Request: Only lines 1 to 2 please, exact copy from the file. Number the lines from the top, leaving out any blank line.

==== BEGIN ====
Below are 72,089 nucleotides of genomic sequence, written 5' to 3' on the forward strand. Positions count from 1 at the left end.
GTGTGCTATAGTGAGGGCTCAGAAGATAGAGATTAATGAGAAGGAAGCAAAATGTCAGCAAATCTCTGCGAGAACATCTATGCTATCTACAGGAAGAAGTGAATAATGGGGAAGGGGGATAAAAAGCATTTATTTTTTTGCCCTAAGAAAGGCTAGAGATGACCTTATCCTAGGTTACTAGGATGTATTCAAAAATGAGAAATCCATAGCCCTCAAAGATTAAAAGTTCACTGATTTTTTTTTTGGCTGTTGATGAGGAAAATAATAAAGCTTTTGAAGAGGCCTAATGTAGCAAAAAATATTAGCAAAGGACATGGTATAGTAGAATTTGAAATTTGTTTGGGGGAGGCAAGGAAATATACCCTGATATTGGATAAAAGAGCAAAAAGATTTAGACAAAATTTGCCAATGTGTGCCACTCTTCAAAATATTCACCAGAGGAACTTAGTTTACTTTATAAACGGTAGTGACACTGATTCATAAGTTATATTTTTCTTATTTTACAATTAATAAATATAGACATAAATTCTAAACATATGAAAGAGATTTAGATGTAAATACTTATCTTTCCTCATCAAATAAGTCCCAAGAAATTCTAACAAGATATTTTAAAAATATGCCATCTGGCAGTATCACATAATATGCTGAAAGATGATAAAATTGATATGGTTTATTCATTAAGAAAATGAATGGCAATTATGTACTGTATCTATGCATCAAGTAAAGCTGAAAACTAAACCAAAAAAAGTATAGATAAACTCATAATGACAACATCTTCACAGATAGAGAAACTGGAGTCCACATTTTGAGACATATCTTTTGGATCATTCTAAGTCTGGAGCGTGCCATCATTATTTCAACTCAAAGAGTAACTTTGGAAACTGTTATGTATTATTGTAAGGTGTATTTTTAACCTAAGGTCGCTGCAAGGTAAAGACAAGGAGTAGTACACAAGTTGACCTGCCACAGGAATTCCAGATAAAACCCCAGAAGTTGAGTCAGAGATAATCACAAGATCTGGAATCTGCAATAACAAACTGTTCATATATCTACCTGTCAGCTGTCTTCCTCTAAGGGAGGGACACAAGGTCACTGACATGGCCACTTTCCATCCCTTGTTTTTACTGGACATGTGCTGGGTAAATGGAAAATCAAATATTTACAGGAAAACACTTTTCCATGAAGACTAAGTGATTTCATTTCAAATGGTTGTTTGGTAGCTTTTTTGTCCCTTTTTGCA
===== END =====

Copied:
Below are 72,089 nucleotides of genomic sequence, written 5' to 3' on the forward strand. Positions count from 1 at the left end.
GTGTGCTATAGTGAGGGCTCAGAAGATAGAGATTAATGAGAAGGAAGCAAAATGTCAGCAAATCTCTGCGAGAACATCTATGCTATCTACAGGAAGAAGTGAATAATGGGGAAGGGGGATAAAAAGCATTTATTTTTTTGCCCTAAGAAAGGCTAGAGATGACCTTATCCTAGGTTACTAGGATGTATTCAAAAATGAGAAATCCATAGCCCTCAAAGATTAAAAGTTCACTGATTTTTTTTTTGGCTGTTGATGAGGAAAATAATAAAGCTTTTGAAGAGGCCTAATGTAGCAAAAAATATTAGCAAAGGACATGGTATAGTAGAATTTGAAATTTGTTTGGGGGAGGCAAGGAAATATACCCTGATATTGGATAAAAGAGCAAAAAGATTTAGACAAAATTTGCCAATGTGTGCCACTCTTCAAAATATTCACCAGAGGAACTTAGTTTACTTTATAAACGGTAGTGACACTGATTCATAAGTTATATTTTTCTTATTTTACAATTAATAAATATAGACATAAATTCTAAACATATGAAAGAGATTTAGATGTAAATACTTATCTTTCCTCATCAAATAAGTCCCAAGAAATTCTAACAAGATATTTTAAAAATATGCCATCTGGCAGTATCACATAATATGCTGAAAGATGATAAAATTGATATGGTTTATTCATTAAGAAAATGAATGGCAATTATGTACTGTATCTATGCATCAAGTAAAGCTGAAAACTAAACCAAAAAAAGTATAGATAAACTCATAATGACAACATCTTCACAGATAGAGAAACTGGAGTCCACATTTTGAGACATATCTTTTGGATCATTCTAAGTCTGGAGCGTGCCATCATTATTTCAACTCAAAGAGTAACTTTGGAAACTGTTATGTATTATTGTAAGGTGTATTTTTAACCTAAGGTCGCTGCAAGGTAAAGACAAGGAGTAGTACACAAGTTGACCTGCCACAGGAATTCCAGATAAAACCCCAGAAGTTGAGTCAGAGATAATCACAAGATCTGGAATCTGCAATAACAAACTGTTCATATATCTACCTGTCAGCTGTCTTCCTCTAAGGGAGGGACACAAGGTCACTGACATGGCCACTTTCCATCCCTTGTTTTTACTGGACATGTGCTGGGTAAATGGAAAATCAAATATTTACAGGAAAACACTTTTCCATGAAGACTAAGTGATTTCATTTCAAATGGTTGTTTGGTAGCTTTTTTGTCCCTTTTTGCA